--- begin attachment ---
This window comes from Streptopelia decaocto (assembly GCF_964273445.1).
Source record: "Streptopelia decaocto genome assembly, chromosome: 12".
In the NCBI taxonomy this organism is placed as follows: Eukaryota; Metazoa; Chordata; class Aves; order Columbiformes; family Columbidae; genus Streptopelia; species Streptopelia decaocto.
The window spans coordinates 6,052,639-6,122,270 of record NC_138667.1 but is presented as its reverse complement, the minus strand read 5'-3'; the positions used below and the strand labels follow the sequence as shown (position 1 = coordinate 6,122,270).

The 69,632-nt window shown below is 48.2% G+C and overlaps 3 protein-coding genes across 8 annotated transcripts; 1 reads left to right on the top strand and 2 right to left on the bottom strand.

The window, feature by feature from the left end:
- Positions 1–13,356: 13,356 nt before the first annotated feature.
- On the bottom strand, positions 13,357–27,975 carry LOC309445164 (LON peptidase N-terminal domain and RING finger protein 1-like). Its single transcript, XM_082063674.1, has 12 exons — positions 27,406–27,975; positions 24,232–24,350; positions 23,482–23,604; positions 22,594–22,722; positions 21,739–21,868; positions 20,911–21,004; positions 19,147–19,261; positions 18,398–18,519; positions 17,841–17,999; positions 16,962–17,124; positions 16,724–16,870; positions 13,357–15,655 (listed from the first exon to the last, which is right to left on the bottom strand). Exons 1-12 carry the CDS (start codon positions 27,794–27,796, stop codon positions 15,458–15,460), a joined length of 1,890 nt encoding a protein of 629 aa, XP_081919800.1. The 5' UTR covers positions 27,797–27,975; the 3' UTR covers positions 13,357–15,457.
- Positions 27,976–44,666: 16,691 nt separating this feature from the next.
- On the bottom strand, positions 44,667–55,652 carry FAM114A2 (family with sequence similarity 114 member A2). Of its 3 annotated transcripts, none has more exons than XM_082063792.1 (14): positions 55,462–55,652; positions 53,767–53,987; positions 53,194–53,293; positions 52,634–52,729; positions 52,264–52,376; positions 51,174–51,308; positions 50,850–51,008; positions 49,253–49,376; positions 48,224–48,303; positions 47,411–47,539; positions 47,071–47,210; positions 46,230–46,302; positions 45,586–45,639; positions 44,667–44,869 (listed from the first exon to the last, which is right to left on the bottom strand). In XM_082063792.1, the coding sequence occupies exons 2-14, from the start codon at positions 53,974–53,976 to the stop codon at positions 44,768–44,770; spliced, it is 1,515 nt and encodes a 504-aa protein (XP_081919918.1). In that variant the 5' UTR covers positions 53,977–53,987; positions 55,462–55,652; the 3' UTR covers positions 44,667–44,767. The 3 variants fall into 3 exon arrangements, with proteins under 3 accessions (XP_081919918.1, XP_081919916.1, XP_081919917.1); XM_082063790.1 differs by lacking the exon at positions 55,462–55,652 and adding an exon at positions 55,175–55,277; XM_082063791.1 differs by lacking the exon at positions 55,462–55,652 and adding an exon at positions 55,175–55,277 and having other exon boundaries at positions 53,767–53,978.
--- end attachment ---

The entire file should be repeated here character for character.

This window comes from Streptopelia decaocto (assembly GCF_964273445.1).
Source record: "Streptopelia decaocto genome assembly, chromosome: 12".
In the NCBI taxonomy this organism is placed as follows: Eukaryota; Metazoa; Chordata; class Aves; order Columbiformes; family Columbidae; genus Streptopelia; species Streptopelia decaocto.
The window spans coordinates 6,052,639-6,122,270 of record NC_138667.1 but is presented as its reverse complement, the minus strand read 5'-3'; the positions used below and the strand labels follow the sequence as shown (position 1 = coordinate 6,122,270).

The 69,632-nt window shown below is 48.2% G+C and overlaps 3 protein-coding genes across 8 annotated transcripts; 1 reads left to right on the top strand and 2 right to left on the bottom strand.

The window, feature by feature from the left end:
- Positions 1–13,356: 13,356 nt before the first annotated feature.
- On the bottom strand, positions 13,357–27,975 carry LOC309445164 (LON peptidase N-terminal domain and RING finger protein 1-like). Its single transcript, XM_082063674.1, has 12 exons — positions 27,406–27,975; positions 24,232–24,350; positions 23,482–23,604; positions 22,594–22,722; positions 21,739–21,868; positions 20,911–21,004; positions 19,147–19,261; positions 18,398–18,519; positions 17,841–17,999; positions 16,962–17,124; positions 16,724–16,870; positions 13,357–15,655 (listed from the first exon to the last, which is right to left on the bottom strand). Exons 1-12 carry the CDS (start codon positions 27,794–27,796, stop codon positions 15,458–15,460), a joined length of 1,890 nt encoding a protein of 629 aa, XP_081919800.1. The 5' UTR covers positions 27,797–27,975; the 3' UTR covers positions 13,357–15,457.
- Positions 27,976–44,666: 16,691 nt separating this feature from the next.
- On the bottom strand, positions 44,667–55,652 carry FAM114A2 (family with sequence similarity 114 member A2). Of its 3 annotated transcripts, none has more exons than XM_082063792.1 (14): positions 55,462–55,652; positions 53,767–53,987; positions 53,194–53,293; positions 52,634–52,729; positions 52,264–52,376; positions 51,174–51,308; positions 50,850–51,008; positions 49,253–49,376; positions 48,224–48,303; positions 47,411–47,539; positions 47,071–47,210; positions 46,230–46,302; positions 45,586–45,639; positions 44,667–44,869 (listed from the first exon to the last, which is right to left on the bottom strand). In XM_082063792.1, the coding sequence occupies exons 2-14, from the start codon at positions 53,974–53,976 to the stop codon at positions 44,768–44,770; spliced, it is 1,515 nt and encodes a 504-aa protein (XP_081919918.1). In that variant the 5' UTR covers positions 53,977–53,987; positions 55,462–55,652; the 3' UTR covers positions 44,667–44,767. The 3 variants fall into 3 exon arrangements, with proteins under 3 accessions (XP_081919918.1, XP_081919916.1, XP_081919917.1); XM_082063790.1 differs by lacking the exon at positions 55,462–55,652 and adding an exon at positions 55,175–55,277; XM_082063791.1 differs by lacking the exon at positions 55,462–55,652 and adding an exon at positions 55,175–55,277 and having other exon boundaries at positions 53,767–53,978.